Growing Tomato Plants,
Timing is everything
in Northeast Florida Vegetable Gardens
Timing can make or break your tomato harvest in the Northeast Florida area, it can some years turn into a race against time when summers heat will slow tomato production down drastically. Plant long maturing tomato varieties as early as possible in the spring, or purchase transplants to get a headstart as opposed to direct seeding into your garden. The last frost date on average for the Jacksonville and St. Augustine garden is February 20-27th.
If starting a bit late, use transplants from S & J in a 4 inch or 1 gallon pot or use determinate varieties, or tomato varieties with a shorter from seed to harvest date.
Two Tomato Growing Seasons in One Year in Northeast Florida? Really?
In response to the need to keep the tomato plants out of the summer heat, here in Northeast Florida we have two tomato growing seasons! We begin setting plants out in the latter part of February, and through March and April so they can bear plenty of fruit before the heat in June and July slows tomato production down to a screaching halt. It often just gets to hot for the plants to flower and set fruit during the middle of Florida’s hot summer months.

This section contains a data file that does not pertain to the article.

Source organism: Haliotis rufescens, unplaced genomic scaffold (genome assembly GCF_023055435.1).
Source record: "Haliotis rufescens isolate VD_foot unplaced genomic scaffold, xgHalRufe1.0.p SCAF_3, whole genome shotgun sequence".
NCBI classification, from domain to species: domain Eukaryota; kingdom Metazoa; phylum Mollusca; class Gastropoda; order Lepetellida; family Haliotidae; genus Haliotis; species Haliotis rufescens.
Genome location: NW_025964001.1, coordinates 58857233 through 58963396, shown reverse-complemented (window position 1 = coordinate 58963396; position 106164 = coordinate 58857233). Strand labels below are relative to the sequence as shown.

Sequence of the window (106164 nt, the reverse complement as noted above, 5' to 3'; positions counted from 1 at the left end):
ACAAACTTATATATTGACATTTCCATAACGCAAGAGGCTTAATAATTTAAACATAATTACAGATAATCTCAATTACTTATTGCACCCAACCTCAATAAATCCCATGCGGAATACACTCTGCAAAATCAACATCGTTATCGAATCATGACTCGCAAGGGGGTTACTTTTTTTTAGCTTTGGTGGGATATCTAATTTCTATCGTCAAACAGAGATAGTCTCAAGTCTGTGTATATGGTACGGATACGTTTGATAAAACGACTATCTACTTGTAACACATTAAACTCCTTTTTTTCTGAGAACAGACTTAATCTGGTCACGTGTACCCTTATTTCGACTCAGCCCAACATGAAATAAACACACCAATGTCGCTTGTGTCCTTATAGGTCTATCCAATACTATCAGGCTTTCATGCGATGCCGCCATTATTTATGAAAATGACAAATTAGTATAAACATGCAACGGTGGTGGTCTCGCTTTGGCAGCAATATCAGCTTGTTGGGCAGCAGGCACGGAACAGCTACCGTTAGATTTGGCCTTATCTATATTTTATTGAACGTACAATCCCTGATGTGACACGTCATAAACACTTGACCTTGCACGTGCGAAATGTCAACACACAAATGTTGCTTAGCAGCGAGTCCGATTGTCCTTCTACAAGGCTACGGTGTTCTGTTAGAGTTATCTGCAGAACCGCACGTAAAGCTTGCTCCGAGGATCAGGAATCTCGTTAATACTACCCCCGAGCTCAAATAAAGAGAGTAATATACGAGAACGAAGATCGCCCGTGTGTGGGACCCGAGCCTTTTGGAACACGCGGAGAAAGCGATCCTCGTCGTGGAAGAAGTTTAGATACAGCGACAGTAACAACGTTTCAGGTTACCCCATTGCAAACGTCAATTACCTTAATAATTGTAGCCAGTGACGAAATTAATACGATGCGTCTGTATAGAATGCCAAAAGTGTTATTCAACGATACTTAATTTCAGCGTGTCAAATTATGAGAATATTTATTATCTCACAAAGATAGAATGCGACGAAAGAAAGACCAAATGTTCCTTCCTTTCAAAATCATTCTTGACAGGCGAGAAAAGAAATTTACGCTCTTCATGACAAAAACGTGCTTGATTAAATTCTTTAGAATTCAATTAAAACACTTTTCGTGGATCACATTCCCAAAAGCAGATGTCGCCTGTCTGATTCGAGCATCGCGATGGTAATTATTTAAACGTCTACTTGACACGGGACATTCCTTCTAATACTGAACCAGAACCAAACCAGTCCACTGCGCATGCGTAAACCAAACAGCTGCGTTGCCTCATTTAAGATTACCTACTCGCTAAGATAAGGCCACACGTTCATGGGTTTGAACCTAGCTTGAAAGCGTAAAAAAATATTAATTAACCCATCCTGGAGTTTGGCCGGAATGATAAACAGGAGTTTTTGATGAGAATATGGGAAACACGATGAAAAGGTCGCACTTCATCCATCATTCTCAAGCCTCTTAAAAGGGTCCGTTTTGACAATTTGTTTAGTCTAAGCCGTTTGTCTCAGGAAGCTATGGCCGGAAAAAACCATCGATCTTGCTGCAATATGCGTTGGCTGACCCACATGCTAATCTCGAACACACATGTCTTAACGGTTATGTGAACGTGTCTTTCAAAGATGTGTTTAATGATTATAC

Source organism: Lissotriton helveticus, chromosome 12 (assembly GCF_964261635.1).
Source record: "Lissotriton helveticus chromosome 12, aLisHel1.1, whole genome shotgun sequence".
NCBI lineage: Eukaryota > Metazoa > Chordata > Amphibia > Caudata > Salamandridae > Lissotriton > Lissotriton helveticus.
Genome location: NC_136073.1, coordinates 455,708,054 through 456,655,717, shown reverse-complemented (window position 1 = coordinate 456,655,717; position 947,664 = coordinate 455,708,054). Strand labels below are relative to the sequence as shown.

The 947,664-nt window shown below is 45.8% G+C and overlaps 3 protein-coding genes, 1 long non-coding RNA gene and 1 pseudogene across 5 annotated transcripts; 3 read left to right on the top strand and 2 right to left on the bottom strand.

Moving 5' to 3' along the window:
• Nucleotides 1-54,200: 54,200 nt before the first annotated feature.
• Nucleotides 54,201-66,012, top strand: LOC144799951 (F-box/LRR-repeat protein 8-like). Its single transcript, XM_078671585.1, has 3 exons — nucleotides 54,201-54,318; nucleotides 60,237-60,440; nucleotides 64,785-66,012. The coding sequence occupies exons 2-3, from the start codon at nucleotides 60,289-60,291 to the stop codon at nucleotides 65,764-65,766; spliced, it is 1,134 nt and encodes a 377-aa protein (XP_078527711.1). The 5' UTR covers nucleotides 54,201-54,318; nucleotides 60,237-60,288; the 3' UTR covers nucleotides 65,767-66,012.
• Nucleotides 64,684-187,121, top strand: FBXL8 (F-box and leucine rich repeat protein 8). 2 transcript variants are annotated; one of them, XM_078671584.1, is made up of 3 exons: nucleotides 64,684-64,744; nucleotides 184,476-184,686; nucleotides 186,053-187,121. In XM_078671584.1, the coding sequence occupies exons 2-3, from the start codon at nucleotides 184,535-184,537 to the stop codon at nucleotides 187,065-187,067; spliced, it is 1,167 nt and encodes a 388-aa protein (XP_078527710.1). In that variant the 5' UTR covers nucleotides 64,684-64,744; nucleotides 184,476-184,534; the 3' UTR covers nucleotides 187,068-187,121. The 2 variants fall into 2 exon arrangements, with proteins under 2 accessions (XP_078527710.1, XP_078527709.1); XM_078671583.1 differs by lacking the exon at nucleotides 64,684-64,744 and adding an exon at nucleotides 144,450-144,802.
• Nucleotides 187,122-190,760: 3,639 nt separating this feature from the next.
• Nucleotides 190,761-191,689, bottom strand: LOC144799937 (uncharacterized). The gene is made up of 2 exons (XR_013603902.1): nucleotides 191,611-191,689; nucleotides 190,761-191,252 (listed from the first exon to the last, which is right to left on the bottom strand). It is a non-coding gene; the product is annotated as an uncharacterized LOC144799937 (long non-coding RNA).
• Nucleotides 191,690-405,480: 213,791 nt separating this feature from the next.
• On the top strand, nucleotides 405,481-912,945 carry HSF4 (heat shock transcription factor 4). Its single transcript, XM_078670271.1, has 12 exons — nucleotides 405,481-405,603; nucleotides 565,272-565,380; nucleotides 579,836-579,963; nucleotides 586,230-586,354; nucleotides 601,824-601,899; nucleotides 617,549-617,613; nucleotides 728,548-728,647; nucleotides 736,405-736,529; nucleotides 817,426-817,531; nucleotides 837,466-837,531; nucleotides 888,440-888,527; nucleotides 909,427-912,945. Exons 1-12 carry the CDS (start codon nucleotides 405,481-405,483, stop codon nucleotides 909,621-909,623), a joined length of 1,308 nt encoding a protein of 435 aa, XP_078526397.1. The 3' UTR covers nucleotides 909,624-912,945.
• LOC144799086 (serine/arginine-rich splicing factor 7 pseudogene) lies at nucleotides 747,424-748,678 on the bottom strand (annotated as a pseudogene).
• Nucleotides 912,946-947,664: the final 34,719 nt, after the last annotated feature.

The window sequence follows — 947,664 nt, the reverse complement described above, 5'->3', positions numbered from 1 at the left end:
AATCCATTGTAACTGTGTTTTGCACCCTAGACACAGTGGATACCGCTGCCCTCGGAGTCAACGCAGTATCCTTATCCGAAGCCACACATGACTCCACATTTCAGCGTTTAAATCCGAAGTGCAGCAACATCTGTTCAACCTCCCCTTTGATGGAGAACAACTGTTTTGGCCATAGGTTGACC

So May comes along and we take a break from tomatoes, maybe plant some Okrah, when everyone else is planting their tomato seedlings out into the garden!
Then August and September comes around and we plant them again! So it may take a bit of getting used to, but where else do you get two tomato growing seasons each year instead of just one! You have got to love that!